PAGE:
The Pirates Of Atlantis
The Age of Conquest
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In time the Ten Brothers’ explorations ceased, and they began instead to think of conquest and power. Their own kingdoms on Atlantis were prosperous and secure, but elsewhere things were not so well. They had seen much in their travels that they deemed wrong: impoverished peoples oppressed by petty tyrants; the terrible power of Lemuria; folk who lived in fear of monsters and beasts. The light and enlightenment of Atlantis needed to shine out upon the world.
First the Brothers turned their eyes eastward, to the forested, mountainous lands of western Pelasgar. When they landed their fleet of a dozen ships on the shores of the land now known as Kartalia, they met a king who scoffed at them, for his army was ten times the size of theirs. But size is not power, as the king learned to his grief when Atlantean warriors caparisoned in enchanted armour and wielding magical blades and spears slaughtered his men like a farmer scything wheat.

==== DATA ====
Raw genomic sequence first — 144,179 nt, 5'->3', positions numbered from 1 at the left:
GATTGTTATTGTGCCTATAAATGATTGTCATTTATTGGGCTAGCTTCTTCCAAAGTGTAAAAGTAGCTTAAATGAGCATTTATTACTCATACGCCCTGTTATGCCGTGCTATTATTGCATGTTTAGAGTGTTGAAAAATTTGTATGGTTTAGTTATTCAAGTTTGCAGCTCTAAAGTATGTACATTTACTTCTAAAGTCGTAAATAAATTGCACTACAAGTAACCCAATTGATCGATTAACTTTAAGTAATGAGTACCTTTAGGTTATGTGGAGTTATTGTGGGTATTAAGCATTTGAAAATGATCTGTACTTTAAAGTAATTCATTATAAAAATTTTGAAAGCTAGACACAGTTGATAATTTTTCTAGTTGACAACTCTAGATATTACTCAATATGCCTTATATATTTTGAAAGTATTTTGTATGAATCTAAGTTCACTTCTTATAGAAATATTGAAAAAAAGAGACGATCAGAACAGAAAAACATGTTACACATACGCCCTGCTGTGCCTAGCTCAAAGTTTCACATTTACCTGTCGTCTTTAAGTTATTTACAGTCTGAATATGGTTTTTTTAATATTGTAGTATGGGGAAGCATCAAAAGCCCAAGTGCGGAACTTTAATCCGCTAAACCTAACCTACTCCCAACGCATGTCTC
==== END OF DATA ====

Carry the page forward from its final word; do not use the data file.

Word soon spread of the might and power of the Atlanteans, and the benevolent terms of their rule. Some kings in that region opposed them, such as the rulers of the stubborn Regnarian tribes, and had to be taught their error at the point of a spear. Others recognized the folly of fighting and sought terms, becoming Atlantean vassals in exchange for keeping some measure of their former power. Soon western Pelasgar had become the first part of the Dominion of Atlantis, with native warriors flocking to Atlantean banners and the common folk shouting paeans of praise for the Ten Brothers.
The Battle Of Tardanian Pass
Having seen how easy conquest was, several of the Brothers and many of their warriors returned home to Atlantis, leaving further tasks of war to those who enjoyed them the most: Elasippus, Azaes, Ampheres, Mneseus. But overconfidence nearly cost them dearly in the Tardanian Pass, when they strove to push the Dominion into eastern Pelasgar.